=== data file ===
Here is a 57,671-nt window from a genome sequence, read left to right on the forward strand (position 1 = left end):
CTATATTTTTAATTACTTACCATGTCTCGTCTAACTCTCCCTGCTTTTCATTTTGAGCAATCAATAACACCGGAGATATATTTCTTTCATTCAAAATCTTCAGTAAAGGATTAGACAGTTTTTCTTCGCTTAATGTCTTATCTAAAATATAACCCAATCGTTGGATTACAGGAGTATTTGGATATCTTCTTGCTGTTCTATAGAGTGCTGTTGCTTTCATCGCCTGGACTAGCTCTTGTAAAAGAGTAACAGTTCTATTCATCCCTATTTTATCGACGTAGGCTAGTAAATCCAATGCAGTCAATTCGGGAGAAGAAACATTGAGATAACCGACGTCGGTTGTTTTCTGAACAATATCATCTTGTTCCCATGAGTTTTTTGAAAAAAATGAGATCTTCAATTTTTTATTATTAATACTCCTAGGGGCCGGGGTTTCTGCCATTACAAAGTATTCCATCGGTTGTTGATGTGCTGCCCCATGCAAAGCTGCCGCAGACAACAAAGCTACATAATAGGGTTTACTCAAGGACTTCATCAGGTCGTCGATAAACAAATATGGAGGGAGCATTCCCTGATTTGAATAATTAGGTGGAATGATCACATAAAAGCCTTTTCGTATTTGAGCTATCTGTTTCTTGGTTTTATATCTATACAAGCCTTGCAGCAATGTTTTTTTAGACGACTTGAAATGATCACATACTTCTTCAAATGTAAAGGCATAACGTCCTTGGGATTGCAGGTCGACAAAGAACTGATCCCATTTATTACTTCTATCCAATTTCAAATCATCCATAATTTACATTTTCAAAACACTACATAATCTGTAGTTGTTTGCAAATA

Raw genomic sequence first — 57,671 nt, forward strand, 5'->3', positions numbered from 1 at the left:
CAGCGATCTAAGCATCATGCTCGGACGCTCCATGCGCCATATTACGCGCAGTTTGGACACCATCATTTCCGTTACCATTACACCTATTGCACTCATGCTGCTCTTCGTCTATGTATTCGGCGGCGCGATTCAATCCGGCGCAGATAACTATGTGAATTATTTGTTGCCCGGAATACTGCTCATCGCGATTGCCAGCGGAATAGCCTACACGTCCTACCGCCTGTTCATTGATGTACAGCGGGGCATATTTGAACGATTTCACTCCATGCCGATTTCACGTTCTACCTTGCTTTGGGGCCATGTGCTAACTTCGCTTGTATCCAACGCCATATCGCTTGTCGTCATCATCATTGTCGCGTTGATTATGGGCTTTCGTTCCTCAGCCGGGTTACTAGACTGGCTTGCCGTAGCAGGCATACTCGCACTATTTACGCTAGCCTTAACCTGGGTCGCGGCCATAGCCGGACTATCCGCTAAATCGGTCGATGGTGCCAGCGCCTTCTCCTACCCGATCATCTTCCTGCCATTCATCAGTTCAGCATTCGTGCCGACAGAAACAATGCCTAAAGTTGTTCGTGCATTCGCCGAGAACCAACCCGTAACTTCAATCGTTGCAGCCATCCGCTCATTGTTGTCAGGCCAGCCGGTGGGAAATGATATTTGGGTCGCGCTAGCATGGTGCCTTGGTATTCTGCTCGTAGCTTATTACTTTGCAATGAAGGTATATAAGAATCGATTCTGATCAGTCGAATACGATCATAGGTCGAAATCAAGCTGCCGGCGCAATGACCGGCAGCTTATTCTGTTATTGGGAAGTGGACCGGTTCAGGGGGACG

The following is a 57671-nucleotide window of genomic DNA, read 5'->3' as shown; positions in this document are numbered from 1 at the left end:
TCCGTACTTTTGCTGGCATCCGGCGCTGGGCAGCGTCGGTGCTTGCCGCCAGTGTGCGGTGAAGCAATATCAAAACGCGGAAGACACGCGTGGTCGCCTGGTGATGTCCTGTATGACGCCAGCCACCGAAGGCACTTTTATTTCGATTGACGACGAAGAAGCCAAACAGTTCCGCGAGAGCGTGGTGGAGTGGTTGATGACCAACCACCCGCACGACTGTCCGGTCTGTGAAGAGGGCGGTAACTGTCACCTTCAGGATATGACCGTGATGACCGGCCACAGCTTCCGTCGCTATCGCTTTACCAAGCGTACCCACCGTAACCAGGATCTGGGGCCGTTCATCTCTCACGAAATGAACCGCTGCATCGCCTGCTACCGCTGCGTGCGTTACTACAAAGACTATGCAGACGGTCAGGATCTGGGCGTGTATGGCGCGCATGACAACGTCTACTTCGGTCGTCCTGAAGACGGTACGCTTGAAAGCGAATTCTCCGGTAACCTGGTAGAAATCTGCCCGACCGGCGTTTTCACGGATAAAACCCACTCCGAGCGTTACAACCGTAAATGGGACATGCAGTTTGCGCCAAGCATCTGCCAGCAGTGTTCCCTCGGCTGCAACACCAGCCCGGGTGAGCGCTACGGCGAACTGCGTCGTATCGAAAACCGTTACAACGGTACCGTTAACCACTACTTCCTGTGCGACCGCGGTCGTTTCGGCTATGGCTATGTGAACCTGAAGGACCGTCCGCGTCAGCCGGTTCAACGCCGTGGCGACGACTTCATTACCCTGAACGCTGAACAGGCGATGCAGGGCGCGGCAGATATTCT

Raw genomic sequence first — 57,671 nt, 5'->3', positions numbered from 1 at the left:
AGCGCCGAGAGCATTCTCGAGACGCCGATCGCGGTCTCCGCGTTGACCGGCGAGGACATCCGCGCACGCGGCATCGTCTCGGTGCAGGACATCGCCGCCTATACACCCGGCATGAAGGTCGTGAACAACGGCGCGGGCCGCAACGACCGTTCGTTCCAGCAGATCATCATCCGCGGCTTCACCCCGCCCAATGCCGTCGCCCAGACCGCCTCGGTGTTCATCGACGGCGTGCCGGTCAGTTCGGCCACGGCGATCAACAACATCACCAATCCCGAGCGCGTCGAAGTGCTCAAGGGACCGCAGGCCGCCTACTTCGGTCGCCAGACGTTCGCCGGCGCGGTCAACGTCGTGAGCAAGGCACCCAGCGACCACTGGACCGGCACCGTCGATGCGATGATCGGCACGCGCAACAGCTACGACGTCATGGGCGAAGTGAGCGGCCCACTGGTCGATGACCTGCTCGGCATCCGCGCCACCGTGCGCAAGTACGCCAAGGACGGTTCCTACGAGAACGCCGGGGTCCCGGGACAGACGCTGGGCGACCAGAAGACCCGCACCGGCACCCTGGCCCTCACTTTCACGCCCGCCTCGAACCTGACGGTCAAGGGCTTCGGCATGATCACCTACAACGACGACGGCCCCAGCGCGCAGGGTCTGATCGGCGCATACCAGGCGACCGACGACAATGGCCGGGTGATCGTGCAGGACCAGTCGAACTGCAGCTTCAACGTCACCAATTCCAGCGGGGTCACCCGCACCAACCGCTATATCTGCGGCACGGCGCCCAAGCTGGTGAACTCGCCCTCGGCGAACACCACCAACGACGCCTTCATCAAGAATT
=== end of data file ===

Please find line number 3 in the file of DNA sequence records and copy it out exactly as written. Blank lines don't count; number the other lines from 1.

Raw genomic sequence first — 57,671 nt, forward strand, 5'->3', positions numbered from 1 at the left: